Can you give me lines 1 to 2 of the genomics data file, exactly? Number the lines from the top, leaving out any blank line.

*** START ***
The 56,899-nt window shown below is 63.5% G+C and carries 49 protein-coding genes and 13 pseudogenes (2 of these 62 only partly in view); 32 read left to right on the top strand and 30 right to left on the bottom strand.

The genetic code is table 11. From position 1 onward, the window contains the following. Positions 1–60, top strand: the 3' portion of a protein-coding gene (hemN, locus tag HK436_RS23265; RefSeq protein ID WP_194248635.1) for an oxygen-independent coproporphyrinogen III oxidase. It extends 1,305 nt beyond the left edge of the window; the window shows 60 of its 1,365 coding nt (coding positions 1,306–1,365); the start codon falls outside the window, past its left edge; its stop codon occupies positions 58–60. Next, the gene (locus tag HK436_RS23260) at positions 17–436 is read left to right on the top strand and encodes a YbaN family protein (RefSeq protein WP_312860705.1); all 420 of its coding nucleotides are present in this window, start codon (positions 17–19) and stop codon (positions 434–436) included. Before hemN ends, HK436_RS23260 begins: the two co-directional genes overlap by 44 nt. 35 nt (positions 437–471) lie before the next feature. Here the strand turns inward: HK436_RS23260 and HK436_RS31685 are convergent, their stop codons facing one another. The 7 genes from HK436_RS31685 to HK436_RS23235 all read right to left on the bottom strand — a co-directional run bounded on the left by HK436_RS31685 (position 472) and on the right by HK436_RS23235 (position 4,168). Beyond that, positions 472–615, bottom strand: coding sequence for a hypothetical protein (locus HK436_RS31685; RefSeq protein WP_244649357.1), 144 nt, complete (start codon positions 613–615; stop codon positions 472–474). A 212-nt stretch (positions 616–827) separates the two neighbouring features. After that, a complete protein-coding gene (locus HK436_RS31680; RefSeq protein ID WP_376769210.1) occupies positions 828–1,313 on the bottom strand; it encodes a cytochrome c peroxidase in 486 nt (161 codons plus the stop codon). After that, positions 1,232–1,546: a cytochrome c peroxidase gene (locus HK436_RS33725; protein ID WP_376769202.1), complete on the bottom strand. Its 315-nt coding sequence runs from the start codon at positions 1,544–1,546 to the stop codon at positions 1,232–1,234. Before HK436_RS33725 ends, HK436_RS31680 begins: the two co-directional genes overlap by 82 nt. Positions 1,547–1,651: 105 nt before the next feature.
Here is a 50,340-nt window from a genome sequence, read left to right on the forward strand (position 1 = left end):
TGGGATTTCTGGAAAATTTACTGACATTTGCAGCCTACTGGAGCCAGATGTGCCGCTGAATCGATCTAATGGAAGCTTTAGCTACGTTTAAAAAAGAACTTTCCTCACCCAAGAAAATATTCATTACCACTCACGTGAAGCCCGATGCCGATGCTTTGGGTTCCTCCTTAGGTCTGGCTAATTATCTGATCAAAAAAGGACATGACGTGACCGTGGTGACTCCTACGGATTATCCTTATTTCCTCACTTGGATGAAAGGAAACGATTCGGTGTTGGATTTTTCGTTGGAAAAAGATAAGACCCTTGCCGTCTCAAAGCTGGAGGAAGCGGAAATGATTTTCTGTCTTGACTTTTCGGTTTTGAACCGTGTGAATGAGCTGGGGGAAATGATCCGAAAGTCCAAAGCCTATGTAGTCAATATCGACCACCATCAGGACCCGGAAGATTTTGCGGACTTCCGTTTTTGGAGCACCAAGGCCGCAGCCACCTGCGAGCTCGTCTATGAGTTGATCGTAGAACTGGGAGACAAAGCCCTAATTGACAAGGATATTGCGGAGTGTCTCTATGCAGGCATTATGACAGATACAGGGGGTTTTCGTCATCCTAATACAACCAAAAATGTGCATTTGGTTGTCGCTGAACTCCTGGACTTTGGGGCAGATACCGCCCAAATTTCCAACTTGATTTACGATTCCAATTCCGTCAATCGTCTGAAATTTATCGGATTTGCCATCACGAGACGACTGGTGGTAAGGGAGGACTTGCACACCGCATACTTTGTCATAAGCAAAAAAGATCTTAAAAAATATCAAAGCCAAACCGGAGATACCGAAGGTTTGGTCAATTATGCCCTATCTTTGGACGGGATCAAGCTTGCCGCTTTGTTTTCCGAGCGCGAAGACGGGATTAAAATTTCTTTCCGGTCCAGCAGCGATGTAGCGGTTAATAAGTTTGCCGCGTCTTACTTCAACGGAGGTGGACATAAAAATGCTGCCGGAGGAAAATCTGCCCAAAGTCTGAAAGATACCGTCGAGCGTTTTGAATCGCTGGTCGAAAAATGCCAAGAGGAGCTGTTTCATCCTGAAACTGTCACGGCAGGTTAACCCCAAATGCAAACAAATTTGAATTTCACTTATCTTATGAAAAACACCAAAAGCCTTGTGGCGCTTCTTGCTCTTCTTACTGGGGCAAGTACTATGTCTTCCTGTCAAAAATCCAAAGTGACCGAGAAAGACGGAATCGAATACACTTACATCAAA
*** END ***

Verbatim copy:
The 56,899-nt window shown below is 63.5% G+C and carries 49 protein-coding genes and 13 pseudogenes (2 of these 62 only partly in view); 32 read left to right on the top strand and 30 right to left on the bottom strand.

The genetic code is table 11. From position 1 onward, the window contains the following. Positions 1–60, top strand: the 3' portion of a protein-coding gene (hemN, locus tag HK436_RS23265; RefSeq protein ID WP_194248635.1) for an oxygen-independent coproporphyrinogen III oxidase. It extends 1,305 nt beyond the left edge of the window; the window shows 60 of its 1,365 coding nt (coding positions 1,306–1,365); the start codon falls outside the window, past its left edge; its stop codon occupies positions 58–60. Next, the gene (locus tag HK436_RS23260) at positions 17–436 is read left to right on the top strand and encodes a YbaN family protein (RefSeq protein WP_312860705.1); all 420 of its coding nucleotides are present in this window, start codon (positions 17–19) and stop codon (positions 434–436) included. Before hemN ends, HK436_RS23260 begins: the two co-directional genes overlap by 44 nt. 35 nt (positions 437–471) lie before the next feature. Here the strand turns inward: HK436_RS23260 and HK436_RS31685 are convergent, their stop codons facing one another. The 7 genes from HK436_RS31685 to HK436_RS23235 all read right to left on the bottom strand — a co-directional run bounded on the left by HK436_RS31685 (position 472) and on the right by HK436_RS23235 (position 4,168). Beyond that, positions 472–615, bottom strand: coding sequence for a hypothetical protein (locus HK436_RS31685; RefSeq protein WP_244649357.1), 144 nt, complete (start codon positions 613–615; stop codon positions 472–474). A 212-nt stretch (positions 616–827) separates the two neighbouring features. After that, a complete protein-coding gene (locus HK436_RS31680; RefSeq protein ID WP_376769210.1) occupies positions 828–1,313 on the bottom strand; it encodes a cytochrome c peroxidase in 486 nt (161 codons plus the stop codon). After that, positions 1,232–1,546: a cytochrome c peroxidase gene (locus HK436_RS33725; protein ID WP_376769202.1), complete on the bottom strand. Its 315-nt coding sequence runs from the start codon at positions 1,544–1,546 to the stop codon at positions 1,232–1,234. Before HK436_RS33725 ends, HK436_RS31680 begins: the two co-directional genes overlap by 82 nt. Positions 1,547–1,651: 105 nt before the next feature.